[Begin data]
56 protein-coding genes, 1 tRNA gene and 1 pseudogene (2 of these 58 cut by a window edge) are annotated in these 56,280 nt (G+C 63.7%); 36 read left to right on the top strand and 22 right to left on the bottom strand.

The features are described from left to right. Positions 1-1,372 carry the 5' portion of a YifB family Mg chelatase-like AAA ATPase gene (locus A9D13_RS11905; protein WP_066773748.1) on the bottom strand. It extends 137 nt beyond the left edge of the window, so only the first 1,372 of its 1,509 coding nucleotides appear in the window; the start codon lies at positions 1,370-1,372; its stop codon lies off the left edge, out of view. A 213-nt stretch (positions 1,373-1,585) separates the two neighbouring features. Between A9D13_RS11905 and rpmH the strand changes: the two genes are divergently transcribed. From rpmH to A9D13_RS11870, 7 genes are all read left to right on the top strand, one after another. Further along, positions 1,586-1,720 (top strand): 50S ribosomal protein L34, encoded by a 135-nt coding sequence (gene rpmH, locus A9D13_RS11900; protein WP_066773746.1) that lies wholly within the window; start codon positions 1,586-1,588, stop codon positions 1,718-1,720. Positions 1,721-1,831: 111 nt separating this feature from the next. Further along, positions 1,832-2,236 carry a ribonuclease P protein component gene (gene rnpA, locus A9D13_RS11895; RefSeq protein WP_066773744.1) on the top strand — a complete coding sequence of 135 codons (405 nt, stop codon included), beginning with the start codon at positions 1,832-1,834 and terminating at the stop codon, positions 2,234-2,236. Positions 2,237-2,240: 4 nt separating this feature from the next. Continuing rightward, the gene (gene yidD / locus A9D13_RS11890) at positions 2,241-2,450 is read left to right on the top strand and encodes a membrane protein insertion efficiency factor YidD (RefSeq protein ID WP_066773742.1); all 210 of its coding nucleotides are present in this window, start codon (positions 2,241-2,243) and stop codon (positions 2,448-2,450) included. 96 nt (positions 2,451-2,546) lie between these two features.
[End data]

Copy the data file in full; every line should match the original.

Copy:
56 protein-coding genes, 1 tRNA gene and 1 pseudogene (2 of these 58 cut by a window edge) are annotated in these 56,280 nt (G+C 63.7%); 36 read left to right on the top strand and 22 right to left on the bottom strand.

The features are described from left to right. Positions 1-1,372 carry the 5' portion of a YifB family Mg chelatase-like AAA ATPase gene (locus A9D13_RS11905; protein WP_066773748.1) on the bottom strand. It extends 137 nt beyond the left edge of the window, so only the first 1,372 of its 1,509 coding nucleotides appear in the window; the start codon lies at positions 1,370-1,372; its stop codon lies off the left edge, out of view. A 213-nt stretch (positions 1,373-1,585) separates the two neighbouring features. Between A9D13_RS11905 and rpmH the strand changes: the two genes are divergently transcribed. From rpmH to A9D13_RS11870, 7 genes are all read left to right on the top strand, one after another. Further along, positions 1,586-1,720 (top strand): 50S ribosomal protein L34, encoded by a 135-nt coding sequence (gene rpmH, locus A9D13_RS11900; protein WP_066773746.1) that lies wholly within the window; start codon positions 1,586-1,588, stop codon positions 1,718-1,720. Positions 1,721-1,831: 111 nt separating this feature from the next. Further along, positions 1,832-2,236 carry a ribonuclease P protein component gene (gene rnpA, locus A9D13_RS11895; RefSeq protein WP_066773744.1) on the top strand — a complete coding sequence of 135 codons (405 nt, stop codon included), beginning with the start codon at positions 1,832-1,834 and terminating at the stop codon, positions 2,234-2,236. Positions 2,237-2,240: 4 nt separating this feature from the next. Continuing rightward, the gene (gene yidD / locus A9D13_RS11890) at positions 2,241-2,450 is read left to right on the top strand and encodes a membrane protein insertion efficiency factor YidD (RefSeq protein ID WP_066773742.1); all 210 of its coding nucleotides are present in this window, start codon (positions 2,241-2,243) and stop codon (positions 2,448-2,450) included. 96 nt (positions 2,451-2,546) lie between these two features.